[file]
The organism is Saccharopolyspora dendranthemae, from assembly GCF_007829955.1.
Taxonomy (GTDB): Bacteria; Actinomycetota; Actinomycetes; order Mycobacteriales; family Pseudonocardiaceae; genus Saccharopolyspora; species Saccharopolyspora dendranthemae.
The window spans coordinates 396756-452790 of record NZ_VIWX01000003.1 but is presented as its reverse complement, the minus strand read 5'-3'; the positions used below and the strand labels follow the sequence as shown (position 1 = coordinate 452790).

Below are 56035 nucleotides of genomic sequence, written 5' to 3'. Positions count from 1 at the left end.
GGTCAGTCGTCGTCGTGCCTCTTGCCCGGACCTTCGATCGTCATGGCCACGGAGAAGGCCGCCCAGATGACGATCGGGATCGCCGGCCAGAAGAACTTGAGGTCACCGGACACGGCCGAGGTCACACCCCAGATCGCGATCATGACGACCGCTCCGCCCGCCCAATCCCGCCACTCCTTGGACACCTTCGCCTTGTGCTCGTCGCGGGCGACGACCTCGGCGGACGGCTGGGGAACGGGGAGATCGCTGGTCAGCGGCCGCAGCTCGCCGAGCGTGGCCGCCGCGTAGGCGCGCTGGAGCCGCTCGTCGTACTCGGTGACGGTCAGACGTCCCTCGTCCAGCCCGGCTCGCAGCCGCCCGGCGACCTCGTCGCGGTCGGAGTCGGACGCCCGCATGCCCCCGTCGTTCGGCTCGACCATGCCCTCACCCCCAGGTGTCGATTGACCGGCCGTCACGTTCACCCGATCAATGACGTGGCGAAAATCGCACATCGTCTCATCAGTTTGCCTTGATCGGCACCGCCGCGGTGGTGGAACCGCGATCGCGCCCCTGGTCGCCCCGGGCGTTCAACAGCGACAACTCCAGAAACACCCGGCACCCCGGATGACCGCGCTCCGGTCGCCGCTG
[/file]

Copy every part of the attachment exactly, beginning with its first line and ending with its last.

The organism is Saccharopolyspora dendranthemae, from assembly GCF_007829955.1.
Taxonomy (GTDB): Bacteria; Actinomycetota; Actinomycetes; order Mycobacteriales; family Pseudonocardiaceae; genus Saccharopolyspora; species Saccharopolyspora dendranthemae.
The window spans coordinates 396756-452790 of record NZ_VIWX01000003.1 but is presented as its reverse complement, the minus strand read 5'-3'; the positions used below and the strand labels follow the sequence as shown (position 1 = coordinate 452790).

Below are 56035 nucleotides of genomic sequence, written 5' to 3'. Positions count from 1 at the left end.
GGTCAGTCGTCGTCGTGCCTCTTGCCCGGACCTTCGATCGTCATGGCCACGGAGAAGGCCGCCCAGATGACGATCGGGATCGCCGGCCAGAAGAACTTGAGGTCACCGGACACGGCCGAGGTCACACCCCAGATCGCGATCATGACGACCGCTCCGCCCGCCCAATCCCGCCACTCCTTGGACACCTTCGCCTTGTGCTCGTCGCGGGCGACGACCTCGGCGGACGGCTGGGGAACGGGGAGATCGCTGGTCAGCGGCCGCAGCTCGCCGAGCGTGGCCGCCGCGTAGGCGCGCTGGAGCCGCTCGTCGTACTCGGTGACGGTCAGACGTCCCTCGTCCAGCCCGGCTCGCAGCCGCCCGGCGACCTCGTCGCGGTCGGAGTCGGACGCCCGCATGCCCCCGTCGTTCGGCTCGACCATGCCCTCACCCCCAGGTGTCGATTGACCGGCCGTCACGTTCACCCGATCAATGACGTGGCGAAAATCGCACATCGTCTCATCAGTTTGCCTTGATCGGCACCGCCGCGGTGGTGGAACCGCGATCGCGCCCCTGGTCGCCCCGGGCGTTCAACAGCGACAACTCCAGAAACACCCGGCACCCCGGATGACCGCGCTCCGGTCGCCGCTG